Addison Roberts
April 7, 2022

Last winter we had to call the roadside service for Bill’s 16-year-old car.  It would not start since the battery was “dead as a doornail”.  “Your Dictionary”, explains this phrase: “In early carpentry, you would pound a huge doornail into a door then bend the back of it so that it wouldn’t come out. This was called “cinching” in technical speak, but it was also called “dead” or “dead in the wood.” Therefore, that nail was never coming out! So, if something is as “dead as a dead doornail,” then it’s undoubtedly a goner.” Dead is dead. Our car’s battery was a goner.

It is difficult to comprehend how Judas’ heart remained dead as a doornail.  Each day for close to three years Judas lived in the presence of Christ.  He observed firsthand God living in the flesh.  He saw God’s love when Jesus touched the lepers.  He heard God’s Word preached from the mouth of God.  His feet were washed by the hands of God.  He had every opportunity, day after day, hour after hour, to accept the grace of God and to become a follower of Jesus, as the other disciples did.  It wasn’t that God’s grace ran out and there was not enough for Judas.  There was no shortage.  Grace was not caught off the coast of California, waiting to be offloaded from a container ship.  Grace was in full supply and offered, but Judas refused it.  The doornail stayed dead; it was stuck permanently.

Reading the references to Judas, it appears that his problem with Jesus was that Jesus didn’t check off the boxes for Judas regarding what he wanted from the Messiah.  Judas desired a Messiah who could do things for him such as freeing Israel of bondage to Rome. A great illustration of the darkness of Judas’ heart is in the account of Mary emptying an extremely expensive jar of perfume to wash Jesus’ feet. She did this out of great love for her Savior who also had resurrected her brother, Lazarus.  This was a holy moment.  However, note Judas’ reaction in John 12: “But Judas Iscariot, the disciple who would soon betray him, said, 5 “That perfume was worth a year’s wages. It should have been sold and the money given to the poor.” Not that he cared for the poor—he was a thief, and since he was in charge of the disciples’ money, he often stole some for himself.” Judas loved money and in his disillusionment with Jesus, he came up with his own solution for the Messiah who didn’t meet his expectations.  He conspired with the religious leaders and sold Jesus for about $25, the price for a dinner at a Texas Longhorn Restaurant.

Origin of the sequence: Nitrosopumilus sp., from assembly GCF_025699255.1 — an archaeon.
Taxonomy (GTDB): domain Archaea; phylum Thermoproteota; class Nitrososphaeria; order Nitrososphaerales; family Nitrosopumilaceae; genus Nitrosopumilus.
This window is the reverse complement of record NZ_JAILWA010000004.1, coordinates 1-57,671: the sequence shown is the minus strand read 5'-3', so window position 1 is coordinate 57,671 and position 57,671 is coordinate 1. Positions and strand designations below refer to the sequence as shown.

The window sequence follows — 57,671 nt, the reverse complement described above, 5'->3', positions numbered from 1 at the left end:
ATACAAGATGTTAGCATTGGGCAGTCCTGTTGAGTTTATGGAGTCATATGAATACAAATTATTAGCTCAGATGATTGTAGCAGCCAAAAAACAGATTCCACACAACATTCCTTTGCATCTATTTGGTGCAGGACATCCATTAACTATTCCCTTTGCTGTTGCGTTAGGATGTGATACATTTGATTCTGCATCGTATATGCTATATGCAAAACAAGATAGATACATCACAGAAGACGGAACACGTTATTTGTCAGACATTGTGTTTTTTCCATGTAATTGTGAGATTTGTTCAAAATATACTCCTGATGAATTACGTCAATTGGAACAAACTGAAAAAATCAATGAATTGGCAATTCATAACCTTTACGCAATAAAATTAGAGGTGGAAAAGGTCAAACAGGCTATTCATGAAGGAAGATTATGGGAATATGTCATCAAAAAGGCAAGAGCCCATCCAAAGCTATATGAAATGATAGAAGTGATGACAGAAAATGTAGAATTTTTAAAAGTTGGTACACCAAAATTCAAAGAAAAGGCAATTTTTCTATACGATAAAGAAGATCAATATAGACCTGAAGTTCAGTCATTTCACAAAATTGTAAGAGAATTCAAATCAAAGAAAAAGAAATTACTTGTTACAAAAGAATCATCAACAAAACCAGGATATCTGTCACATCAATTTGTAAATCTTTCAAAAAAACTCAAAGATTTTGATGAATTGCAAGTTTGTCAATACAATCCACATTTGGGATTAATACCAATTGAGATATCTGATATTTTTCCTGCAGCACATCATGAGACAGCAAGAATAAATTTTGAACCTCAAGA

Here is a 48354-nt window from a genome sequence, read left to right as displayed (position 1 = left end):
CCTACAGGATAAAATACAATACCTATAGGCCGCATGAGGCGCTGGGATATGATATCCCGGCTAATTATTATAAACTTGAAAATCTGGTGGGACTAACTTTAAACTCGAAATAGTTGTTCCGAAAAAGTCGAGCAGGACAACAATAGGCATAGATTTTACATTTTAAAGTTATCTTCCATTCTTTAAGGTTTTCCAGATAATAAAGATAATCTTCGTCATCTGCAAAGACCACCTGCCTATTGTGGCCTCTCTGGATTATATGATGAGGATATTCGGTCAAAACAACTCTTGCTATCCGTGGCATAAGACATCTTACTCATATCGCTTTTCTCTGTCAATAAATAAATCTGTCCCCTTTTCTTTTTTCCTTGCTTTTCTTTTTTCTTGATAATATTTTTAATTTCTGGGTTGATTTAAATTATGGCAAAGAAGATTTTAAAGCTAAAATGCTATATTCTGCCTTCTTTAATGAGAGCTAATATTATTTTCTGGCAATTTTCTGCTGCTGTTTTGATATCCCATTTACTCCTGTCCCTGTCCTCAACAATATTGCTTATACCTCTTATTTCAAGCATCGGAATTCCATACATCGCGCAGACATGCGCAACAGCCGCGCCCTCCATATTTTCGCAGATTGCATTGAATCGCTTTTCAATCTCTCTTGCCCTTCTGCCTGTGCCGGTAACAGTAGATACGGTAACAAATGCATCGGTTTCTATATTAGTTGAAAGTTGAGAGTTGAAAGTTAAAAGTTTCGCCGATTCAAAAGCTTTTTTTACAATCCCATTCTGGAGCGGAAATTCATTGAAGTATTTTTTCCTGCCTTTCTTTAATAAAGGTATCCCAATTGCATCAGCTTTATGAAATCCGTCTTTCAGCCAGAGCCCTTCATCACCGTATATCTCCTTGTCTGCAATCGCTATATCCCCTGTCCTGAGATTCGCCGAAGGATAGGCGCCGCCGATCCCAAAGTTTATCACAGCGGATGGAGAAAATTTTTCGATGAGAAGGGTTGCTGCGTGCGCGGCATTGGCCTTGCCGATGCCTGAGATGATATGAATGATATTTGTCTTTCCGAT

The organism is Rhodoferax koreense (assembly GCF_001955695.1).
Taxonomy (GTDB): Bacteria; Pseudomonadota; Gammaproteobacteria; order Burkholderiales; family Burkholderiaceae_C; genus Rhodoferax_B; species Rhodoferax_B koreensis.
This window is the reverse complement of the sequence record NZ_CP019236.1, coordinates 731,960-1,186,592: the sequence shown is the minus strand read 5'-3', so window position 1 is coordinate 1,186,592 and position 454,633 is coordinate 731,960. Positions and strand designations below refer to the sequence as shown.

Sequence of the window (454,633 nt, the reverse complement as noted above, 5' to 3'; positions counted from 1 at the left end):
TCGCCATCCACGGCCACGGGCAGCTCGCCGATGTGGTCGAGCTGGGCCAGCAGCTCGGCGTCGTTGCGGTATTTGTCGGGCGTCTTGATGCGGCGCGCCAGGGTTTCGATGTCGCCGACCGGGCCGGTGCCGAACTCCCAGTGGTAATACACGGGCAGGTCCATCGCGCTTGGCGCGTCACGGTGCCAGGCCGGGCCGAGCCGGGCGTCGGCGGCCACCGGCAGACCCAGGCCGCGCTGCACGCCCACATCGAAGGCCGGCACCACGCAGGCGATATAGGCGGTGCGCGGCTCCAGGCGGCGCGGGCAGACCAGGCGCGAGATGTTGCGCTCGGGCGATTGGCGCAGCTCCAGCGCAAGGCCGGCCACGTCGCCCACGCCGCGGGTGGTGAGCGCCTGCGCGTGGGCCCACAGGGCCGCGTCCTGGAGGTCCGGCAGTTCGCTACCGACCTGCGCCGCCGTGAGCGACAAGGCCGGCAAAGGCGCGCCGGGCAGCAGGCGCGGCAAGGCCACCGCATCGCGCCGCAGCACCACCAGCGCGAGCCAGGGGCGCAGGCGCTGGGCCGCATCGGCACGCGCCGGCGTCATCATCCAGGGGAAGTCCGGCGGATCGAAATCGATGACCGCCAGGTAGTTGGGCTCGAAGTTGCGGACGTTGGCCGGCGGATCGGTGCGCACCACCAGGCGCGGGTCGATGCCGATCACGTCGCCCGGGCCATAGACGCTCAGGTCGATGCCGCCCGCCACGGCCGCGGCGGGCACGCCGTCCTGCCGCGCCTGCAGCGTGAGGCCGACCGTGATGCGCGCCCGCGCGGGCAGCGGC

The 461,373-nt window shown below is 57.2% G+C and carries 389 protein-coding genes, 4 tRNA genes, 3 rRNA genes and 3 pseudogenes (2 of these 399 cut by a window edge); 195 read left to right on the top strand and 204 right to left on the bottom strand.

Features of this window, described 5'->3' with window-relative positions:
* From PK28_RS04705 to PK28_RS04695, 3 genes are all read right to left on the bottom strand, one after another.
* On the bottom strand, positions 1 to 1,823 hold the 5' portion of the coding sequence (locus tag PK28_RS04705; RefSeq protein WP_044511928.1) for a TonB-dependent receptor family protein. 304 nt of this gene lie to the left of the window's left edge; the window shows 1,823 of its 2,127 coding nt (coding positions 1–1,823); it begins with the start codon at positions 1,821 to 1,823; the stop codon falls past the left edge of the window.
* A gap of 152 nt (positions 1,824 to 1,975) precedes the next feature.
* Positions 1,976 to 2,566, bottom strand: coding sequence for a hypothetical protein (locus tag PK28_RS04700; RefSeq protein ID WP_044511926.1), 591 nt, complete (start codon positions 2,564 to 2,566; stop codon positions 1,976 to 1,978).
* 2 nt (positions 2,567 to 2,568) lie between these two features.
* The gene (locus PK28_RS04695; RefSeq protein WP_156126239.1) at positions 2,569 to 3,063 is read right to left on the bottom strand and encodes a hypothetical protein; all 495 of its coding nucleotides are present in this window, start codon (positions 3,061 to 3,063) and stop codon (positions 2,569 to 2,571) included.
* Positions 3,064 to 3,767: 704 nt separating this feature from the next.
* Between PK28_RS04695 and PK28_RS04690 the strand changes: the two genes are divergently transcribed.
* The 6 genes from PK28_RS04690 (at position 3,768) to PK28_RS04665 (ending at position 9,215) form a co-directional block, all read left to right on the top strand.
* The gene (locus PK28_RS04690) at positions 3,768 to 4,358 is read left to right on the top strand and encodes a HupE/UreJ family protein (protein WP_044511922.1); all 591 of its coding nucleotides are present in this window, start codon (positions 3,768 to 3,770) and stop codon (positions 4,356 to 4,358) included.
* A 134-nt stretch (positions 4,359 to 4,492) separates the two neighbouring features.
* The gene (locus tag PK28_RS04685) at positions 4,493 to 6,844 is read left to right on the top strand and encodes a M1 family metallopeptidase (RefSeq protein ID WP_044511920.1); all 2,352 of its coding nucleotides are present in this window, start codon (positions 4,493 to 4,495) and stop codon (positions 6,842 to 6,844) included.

Regardless, Jesus kept reaching out to Judas.  Jesus knew what was in Judas’ heart, yet He never once treated him without kindness in those years of ministry.  Judas was never singled out during time on the road with Jesus as “the bad boy”, the disciple who had not made the grade.  In that last meal, Jesus ate with the twelve (including Judas) and all twelve experienced Jesus kneeling down and washing their feet.  The disciples were astonished when Jesus said that one of them would betray Him.  Their eyes didn’t automatically go to Judas.  The eleven had no idea that Judas was the one who was going to give Jesus the kiss of death. 

The difference between Judas and the rest of the disciples was that while Jesus washed his feet, Judas would not let Jesus wash his heart.  He refused to yield his heart to God and to let Jesus purify it.  Romans 6: 23 “For the wages of sin is death, but the free gift of God is eternal life through Christ Jesus our Lord.” Grace was offered to Judas’s day after day, but his heart remained as dead as a doornail. 

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